Black Lives Matter

 

Note:

I published this article almost two years ago. It’s sad that not much has changed for black Americans over that time. But I am beginning to see recognition in the eyes of white people; they are starting to understand that Black Lives Matter and why. I am now part of conversations that didn’t take place two years ago. White people now want to know what they can do to be part of the change. If you would like to join the conversation, but are unsure how, read this article.  

 

I’m re-sharing this article today because the fight for safety for black Americans is a fight for all of our humanity, and sometimes, you must hear a personal story to understand why.

 

Black Lives Matter

 

My daughter Zoë will soon to be 8 years old. What’s remarkable about her is that, although her father is white, she has always strongly identified as African-American. I would say black, but she proudly says African-American.

 

I could tell you all the ways that she has reached out to people with brown skin all of her life trust me when I say, she loves black people.

 

A few weekends ago, my husband turned on PBS and began watching the series The African-Americans:  Many Rivers to Cross with Henry Louis Gates, Jr.  It’s a six-hour series that chronicles the 500-year experience of African-Americans. On that Saturday, they were running back-to-back episodes. We were transfixed and spent most of our day watching that program.  

 

As we watched the program, Zoë kept asking me, “Why?”

 

Why was there slavery? Why did they pick the Africans? Why were they whipped? Why couldn’t families stay together? Why couldn’t African-Americans learn to read? Why couldn’t they own property? Why was “separate but equal” unequal?

 

It was so unfair to her 7-year-old mind. Well, it’s unfair in my 47-year-old mind, too. I’ve simply learned to live with the inconsistency. Still, I didn’t have the language to explain the tragedies and contradictions of being black in America.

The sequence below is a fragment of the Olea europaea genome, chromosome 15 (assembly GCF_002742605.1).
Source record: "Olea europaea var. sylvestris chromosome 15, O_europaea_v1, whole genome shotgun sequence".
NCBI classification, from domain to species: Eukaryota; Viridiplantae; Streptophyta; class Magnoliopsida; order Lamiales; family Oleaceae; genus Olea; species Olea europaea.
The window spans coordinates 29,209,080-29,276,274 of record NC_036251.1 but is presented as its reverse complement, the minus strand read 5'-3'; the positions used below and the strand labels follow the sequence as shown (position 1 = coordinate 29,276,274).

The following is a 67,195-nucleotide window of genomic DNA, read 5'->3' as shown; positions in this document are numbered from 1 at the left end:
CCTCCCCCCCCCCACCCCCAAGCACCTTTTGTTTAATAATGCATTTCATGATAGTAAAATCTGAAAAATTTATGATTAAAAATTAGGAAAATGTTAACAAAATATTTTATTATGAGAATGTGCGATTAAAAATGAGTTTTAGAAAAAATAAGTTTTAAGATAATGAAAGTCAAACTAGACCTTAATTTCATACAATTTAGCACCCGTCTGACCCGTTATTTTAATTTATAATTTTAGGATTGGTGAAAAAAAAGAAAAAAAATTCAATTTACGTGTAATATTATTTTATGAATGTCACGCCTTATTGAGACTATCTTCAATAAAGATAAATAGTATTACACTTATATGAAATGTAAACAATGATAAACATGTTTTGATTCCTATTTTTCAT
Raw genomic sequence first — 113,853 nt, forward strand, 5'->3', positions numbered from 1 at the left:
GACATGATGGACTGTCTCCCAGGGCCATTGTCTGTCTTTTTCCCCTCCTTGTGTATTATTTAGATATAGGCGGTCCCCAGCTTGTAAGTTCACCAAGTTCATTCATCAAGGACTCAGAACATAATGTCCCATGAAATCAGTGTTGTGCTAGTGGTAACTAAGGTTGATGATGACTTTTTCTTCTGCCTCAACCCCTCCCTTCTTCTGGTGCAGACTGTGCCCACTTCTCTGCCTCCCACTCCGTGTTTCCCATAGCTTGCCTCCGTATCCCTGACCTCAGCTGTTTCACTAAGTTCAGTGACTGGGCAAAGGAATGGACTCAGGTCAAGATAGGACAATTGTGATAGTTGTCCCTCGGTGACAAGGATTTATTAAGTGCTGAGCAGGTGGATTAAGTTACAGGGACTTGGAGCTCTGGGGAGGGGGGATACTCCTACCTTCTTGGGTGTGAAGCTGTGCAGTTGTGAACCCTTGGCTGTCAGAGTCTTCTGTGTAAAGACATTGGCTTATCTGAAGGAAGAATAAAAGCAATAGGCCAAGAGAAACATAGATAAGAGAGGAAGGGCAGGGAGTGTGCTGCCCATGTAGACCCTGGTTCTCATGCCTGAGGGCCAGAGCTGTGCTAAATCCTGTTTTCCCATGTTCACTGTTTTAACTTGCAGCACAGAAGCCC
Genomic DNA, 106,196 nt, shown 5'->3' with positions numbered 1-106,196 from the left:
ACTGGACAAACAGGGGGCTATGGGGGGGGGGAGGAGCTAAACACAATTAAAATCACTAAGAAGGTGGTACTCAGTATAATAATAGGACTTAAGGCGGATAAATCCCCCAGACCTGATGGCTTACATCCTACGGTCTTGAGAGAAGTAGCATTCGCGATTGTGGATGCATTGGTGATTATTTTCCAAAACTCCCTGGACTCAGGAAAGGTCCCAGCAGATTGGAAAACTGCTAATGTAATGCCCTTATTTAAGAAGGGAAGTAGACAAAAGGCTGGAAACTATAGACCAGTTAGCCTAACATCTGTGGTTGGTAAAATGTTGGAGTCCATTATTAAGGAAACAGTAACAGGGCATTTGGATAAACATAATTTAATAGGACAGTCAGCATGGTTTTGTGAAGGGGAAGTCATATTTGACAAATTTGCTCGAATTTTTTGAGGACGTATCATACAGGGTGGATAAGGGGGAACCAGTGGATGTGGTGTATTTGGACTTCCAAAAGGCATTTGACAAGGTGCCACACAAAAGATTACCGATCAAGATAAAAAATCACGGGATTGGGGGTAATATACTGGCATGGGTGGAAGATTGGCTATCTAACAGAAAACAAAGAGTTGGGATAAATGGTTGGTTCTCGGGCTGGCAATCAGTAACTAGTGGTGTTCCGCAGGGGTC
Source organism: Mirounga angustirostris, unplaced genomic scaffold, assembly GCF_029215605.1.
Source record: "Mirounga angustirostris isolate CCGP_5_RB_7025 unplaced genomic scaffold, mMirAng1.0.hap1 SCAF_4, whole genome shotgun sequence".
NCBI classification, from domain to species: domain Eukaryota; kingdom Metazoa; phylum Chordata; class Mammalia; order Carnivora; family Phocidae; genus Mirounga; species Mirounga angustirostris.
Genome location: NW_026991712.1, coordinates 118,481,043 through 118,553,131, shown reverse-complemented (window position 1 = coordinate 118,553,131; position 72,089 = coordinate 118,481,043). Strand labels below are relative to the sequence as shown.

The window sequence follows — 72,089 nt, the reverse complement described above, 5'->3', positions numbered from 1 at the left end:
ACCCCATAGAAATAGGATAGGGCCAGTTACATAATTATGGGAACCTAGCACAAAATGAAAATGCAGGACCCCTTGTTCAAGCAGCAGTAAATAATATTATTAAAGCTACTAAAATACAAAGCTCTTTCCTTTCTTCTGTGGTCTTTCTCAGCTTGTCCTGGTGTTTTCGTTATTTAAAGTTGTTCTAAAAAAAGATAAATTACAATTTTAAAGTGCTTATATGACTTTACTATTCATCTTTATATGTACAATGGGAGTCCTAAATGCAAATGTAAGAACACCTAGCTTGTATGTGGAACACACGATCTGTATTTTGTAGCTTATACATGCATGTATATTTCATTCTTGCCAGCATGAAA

Then, she haltingly asked, “Am I African-American?”

 

My heart broke. For the first time in her life she wasn’t sure she wanted to be African-American. She got it. Where’s the dignity in how African-Americans are treated in this country?

 

Do white parents have to answer these same questions and instill pride in their culture?

 

That’s why the decision not to indict the officer who the shot Mike Brown made me so sad. It wasn’t whether or not the shooting was justified; it was that Mike Brown deserved the dignity of a trial.  

 

That’s why it was hard to answer those questions Zoë asked as we watched The African American Experience on PBS. It detailed this nation’s history, which was built upon the backs of slaves. It outlined the determination and bravery of black people to win their freedom. We saw again the long road to civil rights.  

 

African-Americans forged their own culture and won their rights against “unimaginable odds.” Yet, to this day, we’re still fighting for dignity and respect.  

 

My heart breaks because at the age of 7, my daughter has to contemplate this.

 

I asked her tonight as I was writing this if she thought she was African-American. She looked up at me sharply and snapped a fully assured, “Yes.”

 

I can breathe again. I was second-guessing my judgment for exposing her to all this at her age. But, I felt she needed to understand the circumstances around the death of Mike Brown and the lack of an indictment for the police officer that shot him. It’s my job to expose her. Better it be me than someone else.

 

Black parents around this country are forced to have these types of conversations with their kids; it’s the only way we can protect the safety and sanity of our babies. If I had written this post as if it was business as usual, I would have lost my opportunity to say that what African-Americans want are dignity, respect, and a sense of protection under the law.

 

I talk everyday about the challenges of women in corporate America. Yet, our entire nation remains deeply divided by race — even when it appears on the outside that we all get along.  

 

I share all of this with you because I believe it won’t change until we change.

 

I share this because it’s my responsibility as an African-American to use this platform to say we can no longer tolerate business as usual.  


What can you do this week to have an impact on business as usual? What are you ready to change?  Let me know in the comments below.

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